The gaping of the stigma when the pollen is about to fall, and at that time only, may be observed in the Heartsease. This view of crossing is taking it in the easy mood, but in the wrong tense. Stigmas which are so formed as to resemble gaping in any stage gape at all stages, from the nascent flower-bud to the time of natural maturity for the reception of pollen; and some gape on from the nascent to the point of puberty. Split flower-buds of the Leschenaultias and you will find the stigma with a gaping mouth wide as that of a young cuckoo, and open day and night till the anthers discharge their dust in it in secret. When that is effected the mouth closes; and by the time the flower opens all traces of stamens, anthers, and pollen are gone. Thousands this week or month can prove what I say.

In the great majority of such instances as are likely to come before the amateur, the age of puberty in the stigma is a mystery and a guess, there being no sign to indicate it perceivable by any ordinary lens. In the Rhododendron and Lily, and kinds with kindred styles and stigmas, the auspicious moment is known by a viscid fluid on the surface, and that fluid remains u long as the member is capable of fertilisation and no longer. The instance of the fluid drying up at noon, and reappearing each morning on the stigma of Amaryllis formosissima, or on any other stigma, is contrary to Nature also. No flower has more baffled practitioners than that of this Jacobean Lily. I have had a thousand of them under ten or a dozen kinds of trials, and in a space running off twenty-eight years; and the recurrence of the genital, as Gilbert would say, after it once dried off, never recurred in any one flower, nor in any other flower that I ever handled.

Mr. Knight's theory that the seed-vessel is not altered in appearance by impregnation from another plant, I thought and accepted as decided by experience; but l recorded this spring an instance to the contrary, which is capable of proof at anytime. The pods of Imatophyllum miniatum stand erect as the umbels of flowers, and the pods of I. cyrtanthiflorum hang down as the flowers do. By crossing the two, the pods of the former become as pendent as those of the latter—the most curious thing I know of among plants.

When you depart considerably from the wild types of our cultivated kinds or species, the influence of crossing is not so easily predicted; and when you reach the stage at which either of the parents lose their specific influence—lose their power of reproducing themselves by seeds, you can never predict the appearance, or the beauty, or markings of any of the seedlings.

In Geraniums and Calceolarias the leaf and the colour of the flower go more after the pollen parent than not; but the rule is not absolute in any genus that has yet been proved. The seedlings take the habit of the mother if the father and mother are of the same constitutional strength; not otherwise in any instance within my knowledge. I am at this moment making practical use of this very point.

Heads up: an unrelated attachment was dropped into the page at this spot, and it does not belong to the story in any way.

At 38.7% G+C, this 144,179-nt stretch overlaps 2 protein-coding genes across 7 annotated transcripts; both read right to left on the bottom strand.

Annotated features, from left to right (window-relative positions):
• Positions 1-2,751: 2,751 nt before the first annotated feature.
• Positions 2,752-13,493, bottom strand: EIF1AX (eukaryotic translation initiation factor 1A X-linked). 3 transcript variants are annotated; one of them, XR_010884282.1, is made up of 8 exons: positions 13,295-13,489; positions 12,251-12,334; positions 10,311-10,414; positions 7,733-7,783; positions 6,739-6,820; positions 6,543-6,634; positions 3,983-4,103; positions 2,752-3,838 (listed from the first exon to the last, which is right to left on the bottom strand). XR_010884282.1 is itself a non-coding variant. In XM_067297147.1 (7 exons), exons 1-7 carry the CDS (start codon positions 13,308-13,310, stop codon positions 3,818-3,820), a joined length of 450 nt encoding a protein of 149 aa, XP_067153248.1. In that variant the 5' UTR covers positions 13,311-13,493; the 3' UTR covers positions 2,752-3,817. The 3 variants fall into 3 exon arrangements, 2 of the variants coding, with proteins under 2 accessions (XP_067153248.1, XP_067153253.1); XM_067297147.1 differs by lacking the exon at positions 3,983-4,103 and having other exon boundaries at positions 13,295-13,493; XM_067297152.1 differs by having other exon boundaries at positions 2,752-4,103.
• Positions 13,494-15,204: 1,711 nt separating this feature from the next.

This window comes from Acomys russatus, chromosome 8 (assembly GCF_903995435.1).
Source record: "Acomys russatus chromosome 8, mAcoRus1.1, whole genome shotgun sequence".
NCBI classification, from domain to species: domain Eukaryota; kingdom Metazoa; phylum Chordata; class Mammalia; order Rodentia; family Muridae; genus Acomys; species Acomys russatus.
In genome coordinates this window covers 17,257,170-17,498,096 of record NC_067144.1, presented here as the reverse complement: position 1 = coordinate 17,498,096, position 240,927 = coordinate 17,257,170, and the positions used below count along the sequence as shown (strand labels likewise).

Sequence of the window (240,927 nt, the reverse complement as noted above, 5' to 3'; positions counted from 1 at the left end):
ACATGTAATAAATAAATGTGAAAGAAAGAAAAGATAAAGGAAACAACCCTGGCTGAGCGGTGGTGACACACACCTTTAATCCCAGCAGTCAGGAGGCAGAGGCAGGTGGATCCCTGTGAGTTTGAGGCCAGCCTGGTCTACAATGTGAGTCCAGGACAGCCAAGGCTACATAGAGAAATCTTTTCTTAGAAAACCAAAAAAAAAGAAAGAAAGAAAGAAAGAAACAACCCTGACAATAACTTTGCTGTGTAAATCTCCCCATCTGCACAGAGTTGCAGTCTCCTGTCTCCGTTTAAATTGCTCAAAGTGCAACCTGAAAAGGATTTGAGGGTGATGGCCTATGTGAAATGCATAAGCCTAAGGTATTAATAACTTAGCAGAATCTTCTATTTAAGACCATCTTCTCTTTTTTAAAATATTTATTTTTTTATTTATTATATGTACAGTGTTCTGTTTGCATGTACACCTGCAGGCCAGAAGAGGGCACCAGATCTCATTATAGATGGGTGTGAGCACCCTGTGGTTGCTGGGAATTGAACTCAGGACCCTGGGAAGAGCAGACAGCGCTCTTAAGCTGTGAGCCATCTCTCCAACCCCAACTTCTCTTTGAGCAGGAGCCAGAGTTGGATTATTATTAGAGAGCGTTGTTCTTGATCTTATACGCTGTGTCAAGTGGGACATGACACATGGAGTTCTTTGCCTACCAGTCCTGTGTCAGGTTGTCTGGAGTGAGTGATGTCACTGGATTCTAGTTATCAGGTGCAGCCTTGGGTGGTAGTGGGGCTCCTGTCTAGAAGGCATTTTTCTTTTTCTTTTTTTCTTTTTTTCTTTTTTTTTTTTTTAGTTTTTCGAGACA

Science puts it down as a rule, that if you cross two plants the seedlings must of necessity be intermediate in all their ways and looks; but Nature is very different indeed. First of all they would need to be near the original types; and, secondly, both must be of equal strength under equal circumstances, else it is ten to one if their offspring are intermediate. In all our common flowers the strength and the colour of the father, and the habit of the mother, are seen ten times to every instance of a perfectly intermediate degree, and both will get less and less to be relied on as the crossing of kinds is multiplied.

The doctrine of superfoetation has been pushed to its limits by Dr. Herbert and myself from 1836 to 1848, and neither of us believed one word of it. We could not produce the faintest trace of it. Hundreds of self-seedlings, without crossing, come as if they were of several parentages on the pollen side; and I am satisfied that scores of reputed crosses and crossings are of such origin, and merely an account of the trials that were made instead of the result obtained. No flower on earth is more easy to prove by if more than one pollen can influence a cross than any of the common Geraniums. Their stigma is parted into five parts, and each part rolls back from the rest, or from the centre; and there are five seeds for every flower, corresponding to the five divisions of the stigma, or mother, as we say. Now, by applying five kinds of pollen, one kind to each division of the stigma, it is easy to conceive the possibility of each seed being influenced by that pollen only which dusted its corresponding division; and if the scientific explanation of the process by which the pollen reaches the ovum, or skeleton seed, were correct, superfoetation would be inevitable, and five kinds of progeny must be obtained from that flower so operated upon. The Hibiscus is the next easiest flower to prove that superfoetation and the explained progress of the pollen to the ovary are both on a baseless foundation. I believe, from my own experience, superfoetation among vegetables is simply impossible; and that implies, also the impossibility of the pollen passing in grains in tubes of extreme tenuity to the embryo seed, which is the way it is explained by scientific men.